I wasn’t really sure what to expect from my first year at Project Horseshoe, but the last thing I imagined was spending most of the conference talking about dating geeks.

I should clarify: I enjoy dating geeks. In fact, they’re my favorite dating material. I just didn’t expect my love life would make much of a conference topic.

Granted, it wasn’t just my tastes under the microscope. Also in the workgroup were Richard Dansky (Red Storm Entertainment), Dustin Clingman (Zeitgeist Games), Steve Meretzky (Blue Fang Games), David Warhol (Realtime Associates) and Jeff Pobst (Hidden Path Entertainment). For the record, they’re all married. And all men. A few other women dropped in occasionally to provide feedback, but most of the feminine perspective came from me. I hope it wasn’t too skewed by my pro-geek dating preferences.

But I’m getting ahead of myself. Here’s how it got started: Richard Dansky stood up and said, “Videogames and movies are always being compared to each other, but one of the most important movie genres is the date movie. Why don’t we have date games?” As I looked around, it seemed to me that the men in the room were all thinking “Yeah, why don’t we?” and the women in the room were all thinking, “Hah! You have to ask?” At least, that’s what I thought, and the brief grimace I shared with the other ladies in attendance indicated there was some consensus on the matter.

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That impression is what got me into what came to be known (informally) as the “Wendy and Richard Make a Porno” workgroup. The conversation was serious, though. Just what is it that makes a movie perfectly acceptable as a date option, and videogames a little … wrong?

We started with the easy part by listing all the characteristics that make movies the perfect date activity – including the whole experience of going to a movie, not just the narrative content of movies that are marketed as “date material.”

Here’s what we came up with. Movies are classically good for dates because:

  • Movies are easy to access – There’s no special equipment required; you just show up to the right place at the right time and buy a ticket that doesn’t cost an arm and a leg.
  • Movies are passive – All you have to do is sit back and watch. It’s not your fault if the pacing is slow or the main character just can’t seem to crack a puzzle. If the movie turns out to be not as great as you hoped, you can still have a laugh about how bad it was. It’s not like your date was directly responsible for the performance.
  • Movies are a non-threatening, shared experience – There’s nothing competitive about a movie. You share the same entertainment experience as the rest of the audience. And even if you don’t really give it your full attention, you can’t fail at watching a movie.
  • Movies theaters are public spaces – Watching a movie is especially good for a first date, because movie theaters aren’t as personal as your date’s apartment. It’s a safe way for a couple to start getting to know each other.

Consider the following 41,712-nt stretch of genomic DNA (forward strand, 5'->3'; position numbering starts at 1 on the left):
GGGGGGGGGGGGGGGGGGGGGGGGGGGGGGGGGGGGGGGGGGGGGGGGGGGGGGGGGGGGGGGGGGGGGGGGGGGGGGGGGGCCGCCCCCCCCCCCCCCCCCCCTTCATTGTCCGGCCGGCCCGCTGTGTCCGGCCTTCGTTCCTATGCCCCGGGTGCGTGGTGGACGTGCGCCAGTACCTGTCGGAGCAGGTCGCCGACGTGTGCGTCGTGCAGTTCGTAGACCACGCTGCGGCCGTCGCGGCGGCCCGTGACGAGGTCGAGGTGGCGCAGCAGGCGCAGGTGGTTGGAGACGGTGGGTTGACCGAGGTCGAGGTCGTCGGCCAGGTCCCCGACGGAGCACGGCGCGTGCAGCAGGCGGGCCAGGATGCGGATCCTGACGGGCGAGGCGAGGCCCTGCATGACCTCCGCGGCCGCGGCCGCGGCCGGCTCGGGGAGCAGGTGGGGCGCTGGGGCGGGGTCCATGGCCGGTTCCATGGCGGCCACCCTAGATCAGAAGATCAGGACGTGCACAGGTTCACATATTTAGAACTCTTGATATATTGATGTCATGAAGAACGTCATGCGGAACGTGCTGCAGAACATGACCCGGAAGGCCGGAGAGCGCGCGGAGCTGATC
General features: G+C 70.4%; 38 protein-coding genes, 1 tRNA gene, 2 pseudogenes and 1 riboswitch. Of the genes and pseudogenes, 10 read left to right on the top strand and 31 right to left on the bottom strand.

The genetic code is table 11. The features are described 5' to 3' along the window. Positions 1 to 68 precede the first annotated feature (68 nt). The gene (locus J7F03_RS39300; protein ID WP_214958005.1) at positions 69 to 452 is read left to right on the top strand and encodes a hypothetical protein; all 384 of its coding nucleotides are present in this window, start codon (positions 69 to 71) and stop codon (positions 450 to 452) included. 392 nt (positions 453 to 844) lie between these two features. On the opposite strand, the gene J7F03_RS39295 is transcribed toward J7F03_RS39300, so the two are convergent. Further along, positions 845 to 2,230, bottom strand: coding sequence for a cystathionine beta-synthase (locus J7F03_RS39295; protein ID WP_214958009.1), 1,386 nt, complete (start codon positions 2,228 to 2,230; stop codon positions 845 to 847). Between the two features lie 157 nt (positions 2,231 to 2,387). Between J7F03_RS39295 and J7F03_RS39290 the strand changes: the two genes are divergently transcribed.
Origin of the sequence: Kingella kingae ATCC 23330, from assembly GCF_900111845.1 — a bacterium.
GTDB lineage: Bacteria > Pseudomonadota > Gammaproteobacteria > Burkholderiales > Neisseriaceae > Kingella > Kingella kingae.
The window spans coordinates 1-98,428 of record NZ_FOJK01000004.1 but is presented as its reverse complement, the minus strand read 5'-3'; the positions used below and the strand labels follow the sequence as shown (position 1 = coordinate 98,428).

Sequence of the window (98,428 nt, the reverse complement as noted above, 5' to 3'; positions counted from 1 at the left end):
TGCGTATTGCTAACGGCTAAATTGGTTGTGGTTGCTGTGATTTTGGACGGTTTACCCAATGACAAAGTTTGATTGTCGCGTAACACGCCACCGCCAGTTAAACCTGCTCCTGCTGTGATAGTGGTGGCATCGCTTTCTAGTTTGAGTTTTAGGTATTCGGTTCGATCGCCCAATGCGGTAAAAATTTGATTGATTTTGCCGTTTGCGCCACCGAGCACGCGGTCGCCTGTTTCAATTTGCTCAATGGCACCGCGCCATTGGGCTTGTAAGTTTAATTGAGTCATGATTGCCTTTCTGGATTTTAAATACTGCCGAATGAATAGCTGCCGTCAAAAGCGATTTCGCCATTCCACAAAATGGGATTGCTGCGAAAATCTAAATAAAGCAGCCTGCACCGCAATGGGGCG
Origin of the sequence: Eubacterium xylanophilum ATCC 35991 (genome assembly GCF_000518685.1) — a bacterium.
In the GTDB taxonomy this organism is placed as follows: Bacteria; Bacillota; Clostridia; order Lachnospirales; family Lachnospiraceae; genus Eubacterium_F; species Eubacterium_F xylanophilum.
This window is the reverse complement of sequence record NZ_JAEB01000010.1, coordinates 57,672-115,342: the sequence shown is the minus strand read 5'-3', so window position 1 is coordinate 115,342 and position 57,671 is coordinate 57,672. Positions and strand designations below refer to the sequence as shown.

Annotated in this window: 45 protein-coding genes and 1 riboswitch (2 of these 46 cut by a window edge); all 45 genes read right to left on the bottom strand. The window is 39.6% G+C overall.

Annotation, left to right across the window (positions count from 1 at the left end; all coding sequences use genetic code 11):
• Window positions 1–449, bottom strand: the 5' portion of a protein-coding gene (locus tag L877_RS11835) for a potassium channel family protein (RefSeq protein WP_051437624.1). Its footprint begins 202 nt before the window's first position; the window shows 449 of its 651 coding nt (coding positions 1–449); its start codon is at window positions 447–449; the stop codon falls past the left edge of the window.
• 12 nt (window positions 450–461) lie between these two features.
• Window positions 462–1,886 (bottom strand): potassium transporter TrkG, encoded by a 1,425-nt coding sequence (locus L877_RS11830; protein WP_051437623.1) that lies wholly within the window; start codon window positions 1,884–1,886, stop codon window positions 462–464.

• Physical contact is acceptable – Everyone is familiar with the “yawn and stretch” move to get your arm around your date at the movie theater. Horror movies are classic opportunities for jumping into your date’s arms. Sappy dramas are great for comforting sensitive souls.
  • Movies provide many well-established genres – Beyond the classic date movie – a drama that appeals to both men and women – there are a lot of kinds of movies to choose from, and you can learn a lot about your date by the movie genres he or she enjoy. For instance, I love going to sci-fi action movies, but you couldn’t pay me to go to one of the new crop of crass comedies. So I can tell from a movie poster or trailer whether I have any hope of enjoying a particular movie. Also, you can be pretty sure there won’t be many car chases in the next big chick flick. You generally know what to expect before you buy the ticket.
  • Movie culture is accessible and welcoming – You can read a movie review in an old-fashioned print newspaper. Amateur movie criticism is an established part of water-cooler gossip. Movies are a perfectly acceptable topic to bring up with that cute stranger standing at the bus stop. There’s a common language and a friendly atmosphere.

When we looked at this list through the eyes of game designers, it became obvious why videogames aren’t considered good for dates. Just holding up those criteria to the average console game gives us this list.

Videogames are not good for dates because:

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  • Games have a not-insignificant barrier to entry – Game consoles and PCs are expensive, to say nothing of the games themselves. Gaming is not something you can do without preparation and money. Additionally, if you’re a geek and want to date someone who isn’t, you’ll have to spend some time teaching them how to use a controller – and they’ll have to be willing to learn.
  • Games are participatory – If the entertainment experience goes sour, it’s entirely possible your date is responsible. Can’t get past a level? Your date may not be thinking you’re a loser, but how can you be sure? Not everyone is great at videogames, but the only way to know if your gaming skills are roughly equal is to play the game and find out.